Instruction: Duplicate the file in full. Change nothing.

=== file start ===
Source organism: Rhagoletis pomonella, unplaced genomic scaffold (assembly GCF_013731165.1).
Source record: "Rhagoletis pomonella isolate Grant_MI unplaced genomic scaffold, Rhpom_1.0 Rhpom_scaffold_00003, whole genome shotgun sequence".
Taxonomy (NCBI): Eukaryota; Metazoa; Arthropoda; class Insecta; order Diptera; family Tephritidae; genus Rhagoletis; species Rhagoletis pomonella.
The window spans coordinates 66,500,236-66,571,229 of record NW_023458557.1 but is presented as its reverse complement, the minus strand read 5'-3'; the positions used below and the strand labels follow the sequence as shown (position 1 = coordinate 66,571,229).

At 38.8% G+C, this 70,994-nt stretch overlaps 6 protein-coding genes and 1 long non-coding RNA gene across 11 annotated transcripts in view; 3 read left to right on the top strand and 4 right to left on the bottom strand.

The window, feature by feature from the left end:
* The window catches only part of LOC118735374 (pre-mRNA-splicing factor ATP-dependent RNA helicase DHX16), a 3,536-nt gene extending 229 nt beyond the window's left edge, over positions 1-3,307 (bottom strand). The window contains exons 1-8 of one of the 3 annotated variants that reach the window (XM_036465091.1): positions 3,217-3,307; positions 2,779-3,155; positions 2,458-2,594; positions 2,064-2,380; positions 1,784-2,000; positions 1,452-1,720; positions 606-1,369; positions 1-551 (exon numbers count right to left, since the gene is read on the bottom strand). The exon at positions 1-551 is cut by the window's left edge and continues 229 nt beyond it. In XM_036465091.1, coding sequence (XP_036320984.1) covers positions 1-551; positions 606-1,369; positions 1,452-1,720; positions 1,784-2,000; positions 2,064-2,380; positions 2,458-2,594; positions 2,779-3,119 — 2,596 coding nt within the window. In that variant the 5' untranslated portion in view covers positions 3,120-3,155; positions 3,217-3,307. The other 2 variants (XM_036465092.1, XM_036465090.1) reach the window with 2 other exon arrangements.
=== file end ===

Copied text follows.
Source organism: Rhagoletis pomonella, unplaced genomic scaffold (assembly GCF_013731165.1).
Source record: "Rhagoletis pomonella isolate Grant_MI unplaced genomic scaffold, Rhpom_1.0 Rhpom_scaffold_00003, whole genome shotgun sequence".
Taxonomy (NCBI): Eukaryota; Metazoa; Arthropoda; class Insecta; order Diptera; family Tephritidae; genus Rhagoletis; species Rhagoletis pomonella.
The window spans coordinates 66,500,236-66,571,229 of record NW_023458557.1 but is presented as its reverse complement, the minus strand read 5'-3'; the positions used below and the strand labels follow the sequence as shown (position 1 = coordinate 66,571,229).

At 38.8% G+C, this 70,994-nt stretch overlaps 6 protein-coding genes and 1 long non-coding RNA gene across 11 annotated transcripts in view; 3 read left to right on the top strand and 4 right to left on the bottom strand.

The window, feature by feature from the left end:
* The window catches only part of LOC118735374 (pre-mRNA-splicing factor ATP-dependent RNA helicase DHX16), a 3,536-nt gene extending 229 nt beyond the window's left edge, over positions 1-3,307 (bottom strand). The window contains exons 1-8 of one of the 3 annotated variants that reach the window (XM_036465091.1): positions 3,217-3,307; positions 2,779-3,155; positions 2,458-2,594; positions 2,064-2,380; positions 1,784-2,000; positions 1,452-1,720; positions 606-1,369; positions 1-551 (exon numbers count right to left, since the gene is read on the bottom strand). The exon at positions 1-551 is cut by the window's left edge and continues 229 nt beyond it. In XM_036465091.1, coding sequence (XP_036320984.1) covers positions 1-551; positions 606-1,369; positions 1,452-1,720; positions 1,784-2,000; positions 2,064-2,380; positions 2,458-2,594; positions 2,779-3,119 — 2,596 coding nt within the window. In that variant the 5' untranslated portion in view covers positions 3,120-3,155; positions 3,217-3,307. The other 2 variants (XM_036465092.1, XM_036465090.1) reach the window with 2 other exon arrangements.